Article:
BOSTON (AP) -- A Massachusetts judge said Wednesday that she won't impose a sentence of more than three to five years if a chemist pleads guilty in a state drug lab scandal that led to more than 1,000 criminal cases being dismissed or not prosecuted, many because of tainted evidence.
Annie Dookhan faces a long list of criminal charges, including tampering with evidence, obstruction of justice and perjury for allegedly faking test results at a state lab shut down in August 2012 after a state police investigation. Prosecutors are seeking up to seven years if Dookhan pleads guilty.
Dookhan's lawyer has asked for leniency, saying his 35-year-old client is terrified of going to jail and leaving her son, who has health issues. Dookhan has pleaded not guilty to 27 criminal charges.
Superior Court Judge Carol Ball said that while sentencing guidelines recommend one to three years, the magnitude of the harm done by Dookhan dictates a harsher sentence. Ball said she would also impose two years of probation if Dookhan pleads guilty.
Ball said that Dookhan, of Franklin, appears to be a "tragic and broken person" undone by her own ambition who should have foreseen the catastrophic consequences of her behavior.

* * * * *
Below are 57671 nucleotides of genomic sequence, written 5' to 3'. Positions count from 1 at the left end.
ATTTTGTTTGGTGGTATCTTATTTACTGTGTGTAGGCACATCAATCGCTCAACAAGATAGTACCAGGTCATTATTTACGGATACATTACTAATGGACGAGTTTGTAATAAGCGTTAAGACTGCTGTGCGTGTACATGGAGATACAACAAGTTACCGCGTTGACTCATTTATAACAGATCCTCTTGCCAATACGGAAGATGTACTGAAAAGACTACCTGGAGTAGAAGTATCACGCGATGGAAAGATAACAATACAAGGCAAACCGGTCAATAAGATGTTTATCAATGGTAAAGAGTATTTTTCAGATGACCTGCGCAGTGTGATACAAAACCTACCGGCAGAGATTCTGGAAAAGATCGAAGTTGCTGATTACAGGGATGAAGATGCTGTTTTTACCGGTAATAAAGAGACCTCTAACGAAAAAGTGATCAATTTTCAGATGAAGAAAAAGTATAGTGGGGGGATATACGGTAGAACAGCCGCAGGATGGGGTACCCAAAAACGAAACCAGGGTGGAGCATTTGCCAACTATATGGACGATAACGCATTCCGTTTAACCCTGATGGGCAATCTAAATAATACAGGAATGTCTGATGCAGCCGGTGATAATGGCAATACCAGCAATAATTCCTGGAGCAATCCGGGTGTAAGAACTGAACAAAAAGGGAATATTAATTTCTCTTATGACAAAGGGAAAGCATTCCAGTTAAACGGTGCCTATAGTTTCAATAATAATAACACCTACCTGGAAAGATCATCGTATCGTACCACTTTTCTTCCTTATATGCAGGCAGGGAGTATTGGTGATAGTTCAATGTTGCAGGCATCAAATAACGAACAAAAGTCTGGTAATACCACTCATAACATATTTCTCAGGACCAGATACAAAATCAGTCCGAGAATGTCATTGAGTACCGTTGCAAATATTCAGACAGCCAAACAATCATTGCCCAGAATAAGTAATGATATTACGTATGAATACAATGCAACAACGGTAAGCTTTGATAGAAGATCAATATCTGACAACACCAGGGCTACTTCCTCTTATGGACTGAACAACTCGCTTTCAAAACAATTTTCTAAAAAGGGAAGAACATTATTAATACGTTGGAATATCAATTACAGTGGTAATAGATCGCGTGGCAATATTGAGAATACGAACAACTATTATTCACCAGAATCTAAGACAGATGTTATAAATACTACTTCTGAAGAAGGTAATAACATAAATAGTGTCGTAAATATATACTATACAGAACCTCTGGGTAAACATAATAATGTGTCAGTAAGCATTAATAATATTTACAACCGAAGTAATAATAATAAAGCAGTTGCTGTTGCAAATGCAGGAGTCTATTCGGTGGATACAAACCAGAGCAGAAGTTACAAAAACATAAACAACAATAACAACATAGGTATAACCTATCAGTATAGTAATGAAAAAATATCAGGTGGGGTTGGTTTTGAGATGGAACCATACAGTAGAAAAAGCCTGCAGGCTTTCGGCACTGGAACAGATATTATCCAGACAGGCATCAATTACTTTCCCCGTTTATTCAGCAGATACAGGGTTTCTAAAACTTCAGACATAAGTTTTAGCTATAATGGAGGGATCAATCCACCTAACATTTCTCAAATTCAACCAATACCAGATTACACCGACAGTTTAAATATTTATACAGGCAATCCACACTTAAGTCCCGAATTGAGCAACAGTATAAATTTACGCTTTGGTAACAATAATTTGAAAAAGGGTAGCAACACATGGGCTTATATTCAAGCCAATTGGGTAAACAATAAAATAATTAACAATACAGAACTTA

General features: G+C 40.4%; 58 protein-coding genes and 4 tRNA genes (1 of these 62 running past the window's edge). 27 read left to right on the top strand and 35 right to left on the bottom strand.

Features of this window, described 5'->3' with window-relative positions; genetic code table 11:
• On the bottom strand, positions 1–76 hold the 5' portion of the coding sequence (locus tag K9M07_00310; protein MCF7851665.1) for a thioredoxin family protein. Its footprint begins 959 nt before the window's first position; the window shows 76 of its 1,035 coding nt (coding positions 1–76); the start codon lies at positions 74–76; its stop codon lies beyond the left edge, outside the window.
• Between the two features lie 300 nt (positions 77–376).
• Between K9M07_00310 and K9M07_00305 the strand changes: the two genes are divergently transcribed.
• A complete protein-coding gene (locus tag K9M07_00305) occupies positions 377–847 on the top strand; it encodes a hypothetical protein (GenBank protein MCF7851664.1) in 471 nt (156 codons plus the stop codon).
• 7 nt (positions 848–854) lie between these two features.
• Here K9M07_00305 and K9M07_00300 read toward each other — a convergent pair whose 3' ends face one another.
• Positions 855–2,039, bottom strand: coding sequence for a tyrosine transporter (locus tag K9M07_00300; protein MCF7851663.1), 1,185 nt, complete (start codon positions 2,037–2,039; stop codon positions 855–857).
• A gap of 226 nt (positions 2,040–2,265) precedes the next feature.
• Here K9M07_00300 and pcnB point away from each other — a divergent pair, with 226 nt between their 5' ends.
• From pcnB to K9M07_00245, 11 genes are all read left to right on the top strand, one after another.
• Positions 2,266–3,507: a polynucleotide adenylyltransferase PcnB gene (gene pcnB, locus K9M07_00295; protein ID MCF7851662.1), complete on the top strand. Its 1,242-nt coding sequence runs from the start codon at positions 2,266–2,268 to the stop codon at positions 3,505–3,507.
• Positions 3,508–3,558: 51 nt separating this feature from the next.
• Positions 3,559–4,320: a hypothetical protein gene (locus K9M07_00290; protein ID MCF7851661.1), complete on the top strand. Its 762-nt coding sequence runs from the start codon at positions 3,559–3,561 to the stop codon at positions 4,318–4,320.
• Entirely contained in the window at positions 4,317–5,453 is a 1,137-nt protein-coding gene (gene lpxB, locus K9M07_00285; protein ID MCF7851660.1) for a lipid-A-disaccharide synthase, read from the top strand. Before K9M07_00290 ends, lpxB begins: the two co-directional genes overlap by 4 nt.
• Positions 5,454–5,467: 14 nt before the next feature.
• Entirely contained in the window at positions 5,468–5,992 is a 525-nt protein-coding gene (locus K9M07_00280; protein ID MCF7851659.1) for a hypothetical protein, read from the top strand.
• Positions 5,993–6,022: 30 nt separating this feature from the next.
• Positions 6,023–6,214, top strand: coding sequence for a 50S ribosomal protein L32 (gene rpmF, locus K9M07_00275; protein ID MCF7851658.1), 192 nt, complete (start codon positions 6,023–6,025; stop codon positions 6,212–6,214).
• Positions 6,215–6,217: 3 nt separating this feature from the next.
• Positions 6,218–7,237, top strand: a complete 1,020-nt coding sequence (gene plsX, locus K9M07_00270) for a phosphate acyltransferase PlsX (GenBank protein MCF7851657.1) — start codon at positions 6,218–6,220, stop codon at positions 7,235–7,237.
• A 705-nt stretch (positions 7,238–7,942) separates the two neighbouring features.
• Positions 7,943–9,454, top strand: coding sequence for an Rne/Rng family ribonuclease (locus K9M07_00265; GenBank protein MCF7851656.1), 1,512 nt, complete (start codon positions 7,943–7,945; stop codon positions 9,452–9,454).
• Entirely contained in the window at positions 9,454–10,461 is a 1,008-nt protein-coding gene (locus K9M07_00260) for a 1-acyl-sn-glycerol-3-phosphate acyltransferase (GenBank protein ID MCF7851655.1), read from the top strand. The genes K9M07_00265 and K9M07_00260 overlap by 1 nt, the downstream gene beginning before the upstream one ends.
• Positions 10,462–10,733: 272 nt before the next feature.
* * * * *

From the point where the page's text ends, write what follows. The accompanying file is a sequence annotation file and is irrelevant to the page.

"Innocent persons were incarcerated, guilty persons have been released to further endanger the public, millions and millions of public dollars are being expended to deal with the chaos Ms. Dookhan created, and the integrity of the criminal justice system has been shaken to the core," Ball wrote.
Dookhan's only motivation was to be "the hardest-working and most prolific and most productive chemist," her lawyer, Nicolas Gordon, said at a hearing last week.
In trying to test more samples, Dookhan failed to follow lab procedures and then panicked and tried to cover her tracks when she got caught, Gordon said. He declined to comment Wednesday on Ball's decision.
Assistant Attorney General Anne Kaczmarek urged Ball at last week's hearing to sentence Dookhan to five to seven years in state prison, calling her motives "selfish," and saying she had "weakened the criminal justice system."
Prosecutors said the fallout from Dookhan's alleged actions has cost the state hundreds of millions of dollars to assess the scope of the tainted evidence and mitigate the effect on thousands of people charged with drug offenses during the nine years Dookhan worked at the lab.
State officials have estimated that Dookhan tested samples involving more than 40,000 defendants.
Dookhan told state police she engaged in "dry labbing," when she would assemble a large collection of samples from different cases, test only a few, but label all of the samples as positive for illegal drugs.
Prosecutors said Dookhan's alleged actions have led to a public mistrust in the criminal justice system by harming the role of government witnesses and undermining the integrity of evidence.
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